What goes into the Parade of Homes?


Several weeks ago, a local new-home development held an “open house.” More than 700 people turned out. Cars lined the streets. Other developments also have had full parking lots at their sales centers this winter. If that trend holds, the 2014 Parade of Homes, which starts today and runs through March 9, should be extraordinarily well-attended.




That means new-home sales and employment for those who work in the construction business. The annual tour is the major marketing event of the year for members of the Manatee-Sarasota Building Industry Association. Today, judges will visit the model homes and score them for the design awards competition. The builders are keeping score.

The Parade of Homes magazine, with information on each model, is inside this section.

parademainBut the event also is a chance for subcontractors to show off their work, even if they labor in near anonymity. Several Parade of Homes design award categories honor the work of interior designers, landscapers and pool contractors.

Behind the pretty pictures and posh advertisements is the sweat, skill and talent of heavy-equipment operators, surveyors, architects, masons, carpenters, engineers, interior designers and decorators, plumbers, electricians, home-automation technicians, roofers, painters, tile and flooring installers, landscapers, lighting designers, pool contractors and others, including materials suppliers.

“The subcontractors and suppliers are a critical part — probably the most important part — of the building process,” said Drew Smith, president of the BIA and a contractor since 1983. “They can either make or break the project, with regards to scheduling — getting the home completed on time — as well as craftsmanship.”

Good times have returned for the subcontractors. Although many of them were forced out of the area or into other jobs when the market collapsed a few years ago, those who are still in “the trades” are doing busy. Demand for their services is high, and it is the smart contractor who keeps the same quality crews occupied month after month, year after year.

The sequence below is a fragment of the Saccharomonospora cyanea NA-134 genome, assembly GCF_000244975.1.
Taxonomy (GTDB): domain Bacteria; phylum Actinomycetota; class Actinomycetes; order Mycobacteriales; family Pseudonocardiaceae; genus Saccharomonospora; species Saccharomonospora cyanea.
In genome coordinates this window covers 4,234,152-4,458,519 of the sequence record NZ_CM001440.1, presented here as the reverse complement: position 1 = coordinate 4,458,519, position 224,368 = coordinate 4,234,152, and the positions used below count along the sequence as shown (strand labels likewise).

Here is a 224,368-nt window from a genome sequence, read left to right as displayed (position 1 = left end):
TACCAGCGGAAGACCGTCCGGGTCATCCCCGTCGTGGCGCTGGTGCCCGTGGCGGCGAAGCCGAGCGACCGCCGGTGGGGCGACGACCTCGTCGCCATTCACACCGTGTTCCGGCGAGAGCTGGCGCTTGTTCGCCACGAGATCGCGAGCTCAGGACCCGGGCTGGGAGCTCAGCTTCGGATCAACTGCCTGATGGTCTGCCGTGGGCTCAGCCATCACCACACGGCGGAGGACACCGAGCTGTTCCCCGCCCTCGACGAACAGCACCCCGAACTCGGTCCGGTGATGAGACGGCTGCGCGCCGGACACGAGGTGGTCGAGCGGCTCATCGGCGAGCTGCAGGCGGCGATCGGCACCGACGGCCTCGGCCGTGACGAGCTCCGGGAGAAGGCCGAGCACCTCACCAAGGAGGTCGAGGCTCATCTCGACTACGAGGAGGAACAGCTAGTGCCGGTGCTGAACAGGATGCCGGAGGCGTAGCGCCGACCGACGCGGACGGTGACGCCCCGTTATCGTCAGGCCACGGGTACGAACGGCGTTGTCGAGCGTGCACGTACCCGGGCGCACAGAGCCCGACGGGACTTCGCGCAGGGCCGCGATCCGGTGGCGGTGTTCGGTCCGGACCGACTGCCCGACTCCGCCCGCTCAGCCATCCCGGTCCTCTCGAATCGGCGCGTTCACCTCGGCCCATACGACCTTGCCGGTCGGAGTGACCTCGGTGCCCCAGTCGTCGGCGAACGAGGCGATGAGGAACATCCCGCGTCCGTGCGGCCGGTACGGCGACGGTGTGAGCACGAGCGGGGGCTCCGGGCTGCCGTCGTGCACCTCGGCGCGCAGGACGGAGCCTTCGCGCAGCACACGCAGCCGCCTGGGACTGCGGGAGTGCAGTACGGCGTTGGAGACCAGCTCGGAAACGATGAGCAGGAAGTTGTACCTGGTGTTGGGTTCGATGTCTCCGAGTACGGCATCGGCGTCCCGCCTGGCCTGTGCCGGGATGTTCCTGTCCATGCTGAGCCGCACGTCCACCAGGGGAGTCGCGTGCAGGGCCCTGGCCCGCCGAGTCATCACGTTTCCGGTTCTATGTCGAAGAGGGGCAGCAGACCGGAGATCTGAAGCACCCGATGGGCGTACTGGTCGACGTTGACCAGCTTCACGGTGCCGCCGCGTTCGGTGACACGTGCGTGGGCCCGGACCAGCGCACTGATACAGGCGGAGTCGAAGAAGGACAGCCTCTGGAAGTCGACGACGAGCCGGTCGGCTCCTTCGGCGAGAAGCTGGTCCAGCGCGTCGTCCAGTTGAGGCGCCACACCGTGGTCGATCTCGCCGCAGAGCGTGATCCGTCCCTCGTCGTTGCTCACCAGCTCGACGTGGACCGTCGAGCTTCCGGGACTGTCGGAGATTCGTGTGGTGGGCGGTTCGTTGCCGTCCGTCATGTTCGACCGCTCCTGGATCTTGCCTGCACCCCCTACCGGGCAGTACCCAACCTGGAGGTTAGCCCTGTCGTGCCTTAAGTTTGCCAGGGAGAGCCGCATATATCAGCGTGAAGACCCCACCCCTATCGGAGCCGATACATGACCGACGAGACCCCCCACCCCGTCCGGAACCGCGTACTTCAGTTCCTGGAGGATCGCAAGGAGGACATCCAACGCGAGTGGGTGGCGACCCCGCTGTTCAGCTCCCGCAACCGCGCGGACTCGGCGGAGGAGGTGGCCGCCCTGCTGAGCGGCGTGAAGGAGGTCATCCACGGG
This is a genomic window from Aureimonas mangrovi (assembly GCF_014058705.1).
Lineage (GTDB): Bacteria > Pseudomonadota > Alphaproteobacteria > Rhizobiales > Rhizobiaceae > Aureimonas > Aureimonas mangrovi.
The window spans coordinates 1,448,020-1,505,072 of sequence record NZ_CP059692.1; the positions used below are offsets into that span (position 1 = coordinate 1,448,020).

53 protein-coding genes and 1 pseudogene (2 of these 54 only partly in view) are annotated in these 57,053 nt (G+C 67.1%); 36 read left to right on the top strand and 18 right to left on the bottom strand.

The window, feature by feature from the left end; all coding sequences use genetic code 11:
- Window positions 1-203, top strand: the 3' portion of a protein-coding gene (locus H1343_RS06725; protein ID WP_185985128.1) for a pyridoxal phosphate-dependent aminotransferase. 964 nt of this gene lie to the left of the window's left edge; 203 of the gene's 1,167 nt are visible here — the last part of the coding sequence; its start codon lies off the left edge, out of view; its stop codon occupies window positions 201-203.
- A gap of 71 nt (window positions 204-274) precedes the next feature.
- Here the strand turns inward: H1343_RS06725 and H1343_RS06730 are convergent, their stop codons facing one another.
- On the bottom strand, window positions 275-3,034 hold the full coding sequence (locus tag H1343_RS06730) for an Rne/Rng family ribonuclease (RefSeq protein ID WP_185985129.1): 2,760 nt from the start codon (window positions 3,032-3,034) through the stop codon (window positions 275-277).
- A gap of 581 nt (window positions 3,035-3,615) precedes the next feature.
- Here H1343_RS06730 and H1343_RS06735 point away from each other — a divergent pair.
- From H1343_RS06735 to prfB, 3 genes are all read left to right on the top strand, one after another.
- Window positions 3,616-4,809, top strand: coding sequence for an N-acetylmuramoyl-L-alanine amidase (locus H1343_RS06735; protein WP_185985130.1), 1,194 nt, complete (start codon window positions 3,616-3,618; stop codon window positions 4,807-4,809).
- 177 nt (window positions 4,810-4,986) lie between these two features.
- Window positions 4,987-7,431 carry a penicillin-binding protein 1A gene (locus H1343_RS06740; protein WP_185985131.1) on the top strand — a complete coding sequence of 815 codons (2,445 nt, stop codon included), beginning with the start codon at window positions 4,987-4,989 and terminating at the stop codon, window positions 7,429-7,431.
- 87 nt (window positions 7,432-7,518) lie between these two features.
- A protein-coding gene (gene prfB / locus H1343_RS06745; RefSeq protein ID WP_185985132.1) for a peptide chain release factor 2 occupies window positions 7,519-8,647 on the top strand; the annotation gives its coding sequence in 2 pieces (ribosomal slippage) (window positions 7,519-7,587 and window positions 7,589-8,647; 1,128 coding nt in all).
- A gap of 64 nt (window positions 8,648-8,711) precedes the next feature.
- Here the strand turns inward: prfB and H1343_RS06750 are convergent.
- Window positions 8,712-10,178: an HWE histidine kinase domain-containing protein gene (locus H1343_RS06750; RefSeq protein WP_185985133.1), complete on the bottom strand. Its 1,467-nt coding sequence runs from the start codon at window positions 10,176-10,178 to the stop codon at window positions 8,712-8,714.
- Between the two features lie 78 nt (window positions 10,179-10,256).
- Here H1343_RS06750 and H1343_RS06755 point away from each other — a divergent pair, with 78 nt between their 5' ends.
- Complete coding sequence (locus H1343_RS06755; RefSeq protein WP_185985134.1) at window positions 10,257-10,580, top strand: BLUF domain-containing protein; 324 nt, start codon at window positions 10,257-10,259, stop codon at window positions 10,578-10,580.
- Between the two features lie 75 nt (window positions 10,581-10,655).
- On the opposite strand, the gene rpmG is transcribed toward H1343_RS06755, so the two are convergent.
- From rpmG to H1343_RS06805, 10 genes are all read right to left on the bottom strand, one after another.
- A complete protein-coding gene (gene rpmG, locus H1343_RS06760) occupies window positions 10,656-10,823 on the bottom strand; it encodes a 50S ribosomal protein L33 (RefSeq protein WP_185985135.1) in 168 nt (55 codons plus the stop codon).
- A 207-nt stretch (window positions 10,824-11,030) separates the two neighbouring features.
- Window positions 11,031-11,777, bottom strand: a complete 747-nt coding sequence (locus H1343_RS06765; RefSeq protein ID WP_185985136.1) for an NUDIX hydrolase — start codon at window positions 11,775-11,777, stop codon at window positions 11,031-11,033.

Doing so yields a consistent product and happy customers.

“Subcontractors affect costs in a lot of different ways,” said Smith, whose company, Two Trails Inc., advises contractors on green building materials and methods.

“They can drive the cost of home building up or down, based not only on what they charge, but on how long it takes to complete a home.”

The longer it takes, said Smith, “the more it costs the builder.”

Materials selection is also critical. “If they are bad craftsmen putting up inferior products, there are repairs by a different trade. I always say, ‘Never put good work on top of bad work.’ Those issues are all affected by the subcontractor and supplier trades.

“Without the subcontractors and suppliers, you can’t build a house. And without good, quality people, you can’t build a quality product.”

Smith said builders are dealing with a severe labor shortage, increasing the time it takes to build houses. The collapse of the construction market six years ago sent many skilled “subs” elsewhere in the country for work.

Insulation installers, roofers and drywallers “are the weakest link at this time,” said Smith, “as well as experienced plumbers, electricians and air-conditioning technicians.”

Builders who keep the same crews on the job can keep quality at a high level.

“A good subcontractor base that is familiar with your product not only saves the builder time and money, but also produces a more quality product,” said Smith. “They are used to what that builder demands and expects, and what their standards are.

“Builders who are having to constantly change subcontractors are always having to retrain them. That constant learning curve slows the project down and ends up costing the builder more money, and not getting as quality a product.”

Quality is one thing. Buyer appeal is another — an essential part of a builder’s profitability.

“You could build the absolute best home in Florida,” said Smith, “but if it is not decorated properly, you may not sell very many homes. It is that pizzazz that catches the initial eye of the buyer.

“Interior designers, landscapers and pool contractors are the folks who accentuate the home, give it their final curb appeal and give the models that pizzazz that helps the builders sell the homes.”NOTEStart. “quote.”


Harold Bubil

Recipient of the 2015 Bob Graham Architectural Awareness Award from the American Institute of Architects/Florida-Caribbean, Harold Bubil is real estate editor of the Herald-Tribune Media Group. Born in Newport, R.I., his family moved to Sarasota in 1958. Harold graduated from Sarasota High School in 1970 and the University of Florida in 1974 with a degree in journalism. For the Herald-Tribune, he writes and edits stories about residential real estate, architecture, green building and local development history. He also is a photographer and public speaker. Contact him via email, or at (941) 361-4805.
Last modified: February 21, 2014
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